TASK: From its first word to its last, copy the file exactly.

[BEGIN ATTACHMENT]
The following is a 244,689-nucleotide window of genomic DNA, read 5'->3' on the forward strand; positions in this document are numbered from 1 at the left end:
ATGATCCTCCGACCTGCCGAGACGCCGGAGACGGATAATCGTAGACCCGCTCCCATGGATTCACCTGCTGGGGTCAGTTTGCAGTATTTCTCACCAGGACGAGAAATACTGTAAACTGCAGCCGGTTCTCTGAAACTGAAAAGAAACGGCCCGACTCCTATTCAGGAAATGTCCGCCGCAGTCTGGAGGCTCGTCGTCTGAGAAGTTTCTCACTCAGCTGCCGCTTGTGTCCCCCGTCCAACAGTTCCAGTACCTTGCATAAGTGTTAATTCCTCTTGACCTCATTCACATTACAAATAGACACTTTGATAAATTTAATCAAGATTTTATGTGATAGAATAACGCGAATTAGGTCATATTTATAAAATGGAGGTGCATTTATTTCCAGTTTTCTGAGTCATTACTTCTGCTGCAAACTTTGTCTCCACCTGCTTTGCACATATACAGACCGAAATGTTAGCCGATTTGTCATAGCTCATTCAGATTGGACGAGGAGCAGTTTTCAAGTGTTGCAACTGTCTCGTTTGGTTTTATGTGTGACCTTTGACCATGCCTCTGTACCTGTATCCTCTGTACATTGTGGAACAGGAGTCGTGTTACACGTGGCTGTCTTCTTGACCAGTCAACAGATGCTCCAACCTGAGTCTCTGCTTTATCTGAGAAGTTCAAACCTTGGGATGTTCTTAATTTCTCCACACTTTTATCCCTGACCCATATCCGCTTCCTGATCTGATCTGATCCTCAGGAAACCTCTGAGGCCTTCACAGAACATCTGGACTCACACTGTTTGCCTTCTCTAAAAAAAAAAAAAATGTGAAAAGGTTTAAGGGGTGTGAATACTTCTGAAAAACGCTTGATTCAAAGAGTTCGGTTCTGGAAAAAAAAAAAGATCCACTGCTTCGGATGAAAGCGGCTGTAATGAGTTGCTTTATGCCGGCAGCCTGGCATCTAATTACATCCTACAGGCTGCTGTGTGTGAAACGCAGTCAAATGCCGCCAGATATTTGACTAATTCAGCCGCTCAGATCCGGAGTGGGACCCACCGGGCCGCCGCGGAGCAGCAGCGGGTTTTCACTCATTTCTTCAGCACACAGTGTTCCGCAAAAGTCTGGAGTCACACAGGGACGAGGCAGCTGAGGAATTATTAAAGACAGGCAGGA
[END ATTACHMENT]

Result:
The following is a 244,689-nucleotide window of genomic DNA, read 5'->3' on the forward strand; positions in this document are numbered from 1 at the left end:
ATGATCCTCCGACCTGCCGAGACGCCGGAGACGGATAATCGTAGACCCGCTCCCATGGATTCACCTGCTGGGGTCAGTTTGCAGTATTTCTCACCAGGACGAGAAATACTGTAAACTGCAGCCGGTTCTCTGAAACTGAAAAGAAACGGCCCGACTCCTATTCAGGAAATGTCCGCCGCAGTCTGGAGGCTCGTCGTCTGAGAAGTTTCTCACTCAGCTGCCGCTTGTGTCCCCCGTCCAACAGTTCCAGTACCTTGCATAAGTGTTAATTCCTCTTGACCTCATTCACATTACAAATAGACACTTTGATAAATTTAATCAAGATTTTATGTGATAGAATAACGCGAATTAGGTCATATTTATAAAATGGAGGTGCATTTATTTCCAGTTTTCTGAGTCATTACTTCTGCTGCAAACTTTGTCTCCACCTGCTTTGCACATATACAGACCGAAATGTTAGCCGATTTGTCATAGCTCATTCAGATTGGACGAGGAGCAGTTTTCAAGTGTTGCAACTGTCTCGTTTGGTTTTATGTGTGACCTTTGACCATGCCTCTGTACCTGTATCCTCTGTACATTGTGGAACAGGAGTCGTGTTACACGTGGCTGTCTTCTTGACCAGTCAACAGATGCTCCAACCTGAGTCTCTGCTTTATCTGAGAAGTTCAAACCTTGGGATGTTCTTAATTTCTCCACACTTTTATCCCTGACCCATATCCGCTTCCTGATCTGATCTGATCCTCAGGAAACCTCTGAGGCCTTCACAGAACATCTGGACTCACACTGTTTGCCTTCTCTAAAAAAAAAAAAAATGTGAAAAGGTTTAAGGGGTGTGAATACTTCTGAAAAACGCTTGATTCAAAGAGTTCGGTTCTGGAAAAAAAAAAAGATCCACTGCTTCGGATGAAAGCGGCTGTAATGAGTTGCTTTATGCCGGCAGCCTGGCATCTAATTACATCCTACAGGCTGCTGTGTGTGAAACGCAGTCAAATGCCGCCAGATATTTGACTAATTCAGCCGCTCAGATCCGGAGTGGGACCCACCGGGCCGCCGCGGAGCAGCAGCGGGTTTTCACTCATTTCTTCAGCACACAGTGTTCCGCAAAAGTCTGGAGTCACACAGGGACGAGGCAGCTGAGGAATTATTAAAGACAGGCAGGA